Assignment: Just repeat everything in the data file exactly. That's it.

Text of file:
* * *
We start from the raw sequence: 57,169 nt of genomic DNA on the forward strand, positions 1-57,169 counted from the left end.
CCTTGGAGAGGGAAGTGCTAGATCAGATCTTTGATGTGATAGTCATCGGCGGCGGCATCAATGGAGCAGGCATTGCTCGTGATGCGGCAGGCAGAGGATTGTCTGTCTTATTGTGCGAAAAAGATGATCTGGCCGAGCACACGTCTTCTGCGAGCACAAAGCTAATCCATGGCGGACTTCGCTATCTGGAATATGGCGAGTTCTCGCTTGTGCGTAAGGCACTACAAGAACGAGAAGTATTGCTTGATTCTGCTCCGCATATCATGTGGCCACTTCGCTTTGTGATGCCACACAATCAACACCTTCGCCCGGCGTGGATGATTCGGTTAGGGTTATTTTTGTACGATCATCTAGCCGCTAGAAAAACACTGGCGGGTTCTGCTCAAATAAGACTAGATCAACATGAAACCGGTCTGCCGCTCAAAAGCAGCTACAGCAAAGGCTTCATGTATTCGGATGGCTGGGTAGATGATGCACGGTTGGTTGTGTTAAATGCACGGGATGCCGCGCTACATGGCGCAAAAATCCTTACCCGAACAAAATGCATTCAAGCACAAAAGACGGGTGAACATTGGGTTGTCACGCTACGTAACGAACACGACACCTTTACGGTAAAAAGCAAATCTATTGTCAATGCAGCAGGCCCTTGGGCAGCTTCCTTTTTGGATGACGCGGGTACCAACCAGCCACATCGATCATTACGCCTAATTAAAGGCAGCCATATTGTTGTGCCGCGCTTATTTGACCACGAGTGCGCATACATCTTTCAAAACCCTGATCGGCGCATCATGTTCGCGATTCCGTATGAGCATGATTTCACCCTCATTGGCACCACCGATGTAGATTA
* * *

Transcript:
We start from the raw sequence: 57,169 nt of genomic DNA on the forward strand, positions 1-57,169 counted from the left end.
CCTTGGAGAGGGAAGTGCTAGATCAGATCTTTGATGTGATAGTCATCGGCGGCGGCATCAATGGAGCAGGCATTGCTCGTGATGCGGCAGGCAGAGGATTGTCTGTCTTATTGTGCGAAAAAGATGATCTGGCCGAGCACACGTCTTCTGCGAGCACAAAGCTAATCCATGGCGGACTTCGCTATCTGGAATATGGCGAGTTCTCGCTTGTGCGTAAGGCACTACAAGAACGAGAAGTATTGCTTGATTCTGCTCCGCATATCATGTGGCCACTTCGCTTTGTGATGCCACACAATCAACACCTTCGCCCGGCGTGGATGATTCGGTTAGGGTTATTTTTGTACGATCATCTAGCCGCTAGAAAAACACTGGCGGGTTCTGCTCAAATAAGACTAGATCAACATGAAACCGGTCTGCCGCTCAAAAGCAGCTACAGCAAAGGCTTCATGTATTCGGATGGCTGGGTAGATGATGCACGGTTGGTTGTGTTAAATGCACGGGATGCCGCGCTACATGGCGCAAAAATCCTTACCCGAACAAAATGCATTCAAGCACAAAAGACGGGTGAACATTGGGTTGTCACGCTACGTAACGAACACGACACCTTTACGGTAAAAAGCAAATCTATTGTCAATGCAGCAGGCCCTTGGGCAGCTTCCTTTTTGGATGACGCGGGTACCAACCAGCCACATCGATCATTACGCCTAATTAAAGGCAGCCATATTGTTGTGCCGCGCTTATTTGACCACGAGTGCGCATACATCTTTCAAAACCCTGATCGGCGCATCATGTTCGCGATTCCGTATGAGCATGATTTCACCCTCATTGGCACCACCGATGTAGATTA